Which way it is? ;-) I am unlikely to learn the answer tonight because I want to watch the second soccer match Maribor [SI] vs FC Viktoria Pilsen [CZ]. "Our" Pilsner team is likely to win in the aggregate match after the 3-to-1 victory at home last week which would mean that it will earn over \$10 million and penetrate to the standard group of the UEFA Champion League for the second time.

Off-topic: graphene $\heartsuit$ metals and makes them 100+ times stronger. Via Bahamas

snail feedback (16) :

reader Mario Herrero-Valea said...

You are true, it is possible (and a common thing to do) to rescale the metric by a conformal factor and thus just have GR coupled to a scalar with some sort of an evil potential term (after another redefinition of the scalar field).

Because of this I do not see how this proposal is better than or different from the usual conformal inflation scenarios or from more contrived models like the ones recently proposed by Kallosh and Linde.

In my opinion, I think that Wetterich is quite confused about the physical meaning of this field redefinition.

reader Luboš Motl said...

Thanks! I suppose you mean this
http://arxiv.org/abs/arXiv:1306.5220

by the KL paper.

reader Mario Herrero-Valea said...

Yep, that one

He does rescaling himself at page 15. All the "novelty" seems to be in the claim that this point of view allow to call the singularity unphysical...

Sadly he is extremely powerful politically in German theoretical physics. I know this from the inside. He gets away with half-assed stuff all the time. And this paper is even basically a rip-off of earlier dumb work by Joao Magueijo. Why don't people understand that only dimensionless ratios are physical, and that one can always perform field redefinitions?

I'm so angry with the state of the theoretical physics community. Very many have become charlatans and there is great pressure to do the same. I wish we had Feynman and Fermi still around to tell these f*****s to get lost.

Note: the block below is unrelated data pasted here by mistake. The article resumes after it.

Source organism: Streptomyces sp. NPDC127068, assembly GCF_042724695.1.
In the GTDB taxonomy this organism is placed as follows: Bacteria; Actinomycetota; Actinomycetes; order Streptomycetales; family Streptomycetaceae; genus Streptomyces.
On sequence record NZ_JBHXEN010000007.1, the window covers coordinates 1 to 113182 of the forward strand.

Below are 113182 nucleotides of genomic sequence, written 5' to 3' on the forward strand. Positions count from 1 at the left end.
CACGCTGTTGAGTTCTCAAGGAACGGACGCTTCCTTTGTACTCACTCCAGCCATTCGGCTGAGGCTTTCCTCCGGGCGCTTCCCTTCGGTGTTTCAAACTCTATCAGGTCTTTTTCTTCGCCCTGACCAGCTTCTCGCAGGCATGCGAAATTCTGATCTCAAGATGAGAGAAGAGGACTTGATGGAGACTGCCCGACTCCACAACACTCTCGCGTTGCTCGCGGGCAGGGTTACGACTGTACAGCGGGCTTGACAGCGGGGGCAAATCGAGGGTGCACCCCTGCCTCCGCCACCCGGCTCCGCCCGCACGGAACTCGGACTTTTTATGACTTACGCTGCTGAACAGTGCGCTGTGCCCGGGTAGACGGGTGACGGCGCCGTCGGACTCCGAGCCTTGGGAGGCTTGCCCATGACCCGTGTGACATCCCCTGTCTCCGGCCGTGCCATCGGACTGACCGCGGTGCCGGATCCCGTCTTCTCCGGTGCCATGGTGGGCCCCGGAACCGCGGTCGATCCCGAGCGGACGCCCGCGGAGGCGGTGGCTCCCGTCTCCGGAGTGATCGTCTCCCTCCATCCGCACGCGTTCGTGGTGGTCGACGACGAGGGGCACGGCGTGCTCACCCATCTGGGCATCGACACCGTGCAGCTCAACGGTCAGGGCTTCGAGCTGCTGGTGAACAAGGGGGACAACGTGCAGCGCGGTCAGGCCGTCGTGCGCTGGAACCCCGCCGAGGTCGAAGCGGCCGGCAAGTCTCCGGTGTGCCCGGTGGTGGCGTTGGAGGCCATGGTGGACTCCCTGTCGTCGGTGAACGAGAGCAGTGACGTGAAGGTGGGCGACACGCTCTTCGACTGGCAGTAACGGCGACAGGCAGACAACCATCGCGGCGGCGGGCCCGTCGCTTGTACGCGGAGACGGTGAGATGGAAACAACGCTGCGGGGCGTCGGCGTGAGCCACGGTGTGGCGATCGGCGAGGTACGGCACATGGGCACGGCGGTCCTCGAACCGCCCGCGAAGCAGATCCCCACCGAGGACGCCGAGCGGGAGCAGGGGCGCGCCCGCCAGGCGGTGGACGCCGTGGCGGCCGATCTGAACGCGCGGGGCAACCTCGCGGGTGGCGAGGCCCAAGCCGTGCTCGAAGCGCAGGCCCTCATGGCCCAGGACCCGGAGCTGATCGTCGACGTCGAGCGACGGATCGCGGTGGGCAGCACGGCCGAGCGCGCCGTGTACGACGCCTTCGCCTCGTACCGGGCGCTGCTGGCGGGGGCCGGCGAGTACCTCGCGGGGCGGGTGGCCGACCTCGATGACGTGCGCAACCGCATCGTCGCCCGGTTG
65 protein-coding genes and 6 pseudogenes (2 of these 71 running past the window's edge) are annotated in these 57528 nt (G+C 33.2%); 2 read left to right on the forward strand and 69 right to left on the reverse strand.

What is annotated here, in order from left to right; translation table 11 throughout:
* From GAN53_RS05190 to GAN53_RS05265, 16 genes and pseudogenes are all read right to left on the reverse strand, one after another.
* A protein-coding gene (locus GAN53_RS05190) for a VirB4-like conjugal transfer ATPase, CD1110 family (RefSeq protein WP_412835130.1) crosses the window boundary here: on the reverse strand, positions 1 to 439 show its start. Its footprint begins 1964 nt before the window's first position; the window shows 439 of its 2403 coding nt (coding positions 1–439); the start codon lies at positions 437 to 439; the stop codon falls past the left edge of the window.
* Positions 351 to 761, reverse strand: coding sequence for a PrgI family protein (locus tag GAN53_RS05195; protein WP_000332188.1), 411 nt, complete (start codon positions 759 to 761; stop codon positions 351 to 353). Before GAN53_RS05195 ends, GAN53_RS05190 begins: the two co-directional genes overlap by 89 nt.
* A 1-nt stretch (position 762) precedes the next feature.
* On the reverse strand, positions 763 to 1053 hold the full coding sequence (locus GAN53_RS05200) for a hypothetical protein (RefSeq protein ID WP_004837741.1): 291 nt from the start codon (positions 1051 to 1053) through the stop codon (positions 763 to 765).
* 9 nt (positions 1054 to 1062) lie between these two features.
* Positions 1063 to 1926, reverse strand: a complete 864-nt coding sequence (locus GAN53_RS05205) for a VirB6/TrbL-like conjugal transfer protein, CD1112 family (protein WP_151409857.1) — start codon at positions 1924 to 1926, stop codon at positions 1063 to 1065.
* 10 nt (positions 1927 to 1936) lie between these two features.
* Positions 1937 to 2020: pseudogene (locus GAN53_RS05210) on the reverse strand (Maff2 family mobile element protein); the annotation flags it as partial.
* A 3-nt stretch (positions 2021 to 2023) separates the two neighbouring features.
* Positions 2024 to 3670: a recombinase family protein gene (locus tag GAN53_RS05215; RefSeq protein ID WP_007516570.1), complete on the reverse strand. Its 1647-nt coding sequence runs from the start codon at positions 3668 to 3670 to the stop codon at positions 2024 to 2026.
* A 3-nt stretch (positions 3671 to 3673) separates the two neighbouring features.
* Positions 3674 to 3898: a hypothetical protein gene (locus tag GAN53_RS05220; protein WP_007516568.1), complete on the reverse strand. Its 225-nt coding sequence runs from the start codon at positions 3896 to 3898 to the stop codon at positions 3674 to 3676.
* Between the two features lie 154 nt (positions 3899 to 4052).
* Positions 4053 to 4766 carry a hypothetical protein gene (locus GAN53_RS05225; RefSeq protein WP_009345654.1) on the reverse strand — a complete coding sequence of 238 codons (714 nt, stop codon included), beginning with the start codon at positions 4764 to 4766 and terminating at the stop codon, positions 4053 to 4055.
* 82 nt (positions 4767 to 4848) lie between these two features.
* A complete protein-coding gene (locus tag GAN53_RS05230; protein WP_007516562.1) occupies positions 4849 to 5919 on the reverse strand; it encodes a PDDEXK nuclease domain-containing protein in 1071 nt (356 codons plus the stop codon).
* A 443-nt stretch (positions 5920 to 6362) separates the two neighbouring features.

the universe is not expanding , no inflaton no cosmon no nothing.

Atoms were greater in the past.

as seen here:
A relativistic time variation of matter/space fits both local and cosmic data
http://arxiv.org/abs/astro-ph/0208365
and formal here:
A Self-Similar Model of the Universe Unveils the Nature of Dark Energy
http://vixra.org/abs/1107.0016

Physics equations are insensitive to the actual «atom size» (we can scale mass, length and time units, in sync) . The observational requirement is that in any time (and now around us) all atoms are similar. Can you prove that atoms in the past were equal to the ones we see now ?

reader Luboš Motl said...

That would still make it somewhat interesting. But isn't it clearly wrong?

If his evolution is related to the normal cosmology just by a Weyl scaling of the metric and scalar field redefinitions, it should have the same Penrose diagram, right? And the normal cosmology's Penrose diagram *does* have a Big Bang singularity at the beginning, so the same should hold there. Or does he have infinitely many e-foldings or something like that?

lol

Oh, I agree so much!

reader Mario Herrero-Valea said...

I think that is the point that Wetterich is loosing... I've been following his recent work since it is somehow related to my own work and he seems to be quite confused about the implications of field redefinitions for the metric.

The trick he is doing can be better understood if we go all the way back, starting with GR and performing the Weyl rescaling to recover Wetterich's action. If we do that, we can see that the singularities on curvature, which will go as some power r^-n, can be "eliminated" by choosing the scaling factor to behave as \Omega^2 ~ r^n.